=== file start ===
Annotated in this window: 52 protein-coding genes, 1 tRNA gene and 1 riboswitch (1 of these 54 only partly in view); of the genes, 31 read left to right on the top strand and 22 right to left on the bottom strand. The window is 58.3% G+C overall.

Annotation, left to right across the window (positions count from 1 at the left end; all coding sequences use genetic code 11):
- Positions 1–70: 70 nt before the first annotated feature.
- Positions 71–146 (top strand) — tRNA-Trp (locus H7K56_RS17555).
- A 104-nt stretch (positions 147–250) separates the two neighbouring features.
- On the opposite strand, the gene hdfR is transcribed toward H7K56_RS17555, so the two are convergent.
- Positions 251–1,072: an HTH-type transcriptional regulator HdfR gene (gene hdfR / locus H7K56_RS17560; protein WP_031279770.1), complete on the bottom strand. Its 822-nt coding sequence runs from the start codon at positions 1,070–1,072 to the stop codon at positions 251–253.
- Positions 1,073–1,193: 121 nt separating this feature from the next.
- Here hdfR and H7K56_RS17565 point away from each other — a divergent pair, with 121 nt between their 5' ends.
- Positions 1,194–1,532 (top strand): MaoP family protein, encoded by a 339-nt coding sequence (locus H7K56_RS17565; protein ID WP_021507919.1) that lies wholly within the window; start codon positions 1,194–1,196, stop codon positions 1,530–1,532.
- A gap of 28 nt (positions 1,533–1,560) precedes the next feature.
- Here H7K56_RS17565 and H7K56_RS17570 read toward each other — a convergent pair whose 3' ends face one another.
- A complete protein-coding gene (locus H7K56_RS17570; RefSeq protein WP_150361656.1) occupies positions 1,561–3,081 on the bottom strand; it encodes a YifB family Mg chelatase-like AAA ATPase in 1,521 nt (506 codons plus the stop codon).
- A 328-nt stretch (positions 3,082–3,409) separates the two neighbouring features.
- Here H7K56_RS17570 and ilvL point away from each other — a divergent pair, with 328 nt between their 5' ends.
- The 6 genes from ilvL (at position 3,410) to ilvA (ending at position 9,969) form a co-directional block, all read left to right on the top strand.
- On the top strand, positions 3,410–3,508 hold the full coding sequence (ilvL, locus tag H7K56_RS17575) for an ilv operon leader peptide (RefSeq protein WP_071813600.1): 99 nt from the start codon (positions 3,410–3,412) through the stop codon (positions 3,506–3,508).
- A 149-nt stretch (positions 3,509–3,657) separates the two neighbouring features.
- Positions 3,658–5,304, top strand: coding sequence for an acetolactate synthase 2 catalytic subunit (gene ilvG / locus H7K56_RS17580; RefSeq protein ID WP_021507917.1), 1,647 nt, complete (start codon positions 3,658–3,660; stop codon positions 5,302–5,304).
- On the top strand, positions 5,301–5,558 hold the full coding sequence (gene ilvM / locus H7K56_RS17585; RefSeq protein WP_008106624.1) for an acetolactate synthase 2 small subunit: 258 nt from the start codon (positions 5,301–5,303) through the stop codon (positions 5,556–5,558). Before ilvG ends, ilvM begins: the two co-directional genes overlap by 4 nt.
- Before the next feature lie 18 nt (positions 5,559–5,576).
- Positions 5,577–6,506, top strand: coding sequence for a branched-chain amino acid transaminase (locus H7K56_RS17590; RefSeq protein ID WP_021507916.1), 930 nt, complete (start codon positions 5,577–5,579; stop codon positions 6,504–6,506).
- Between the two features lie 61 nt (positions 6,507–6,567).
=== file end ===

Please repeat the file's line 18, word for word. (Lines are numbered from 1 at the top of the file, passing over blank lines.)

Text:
- A 149-nt stretch (positions 3,509–3,657) separates the two neighbouring features.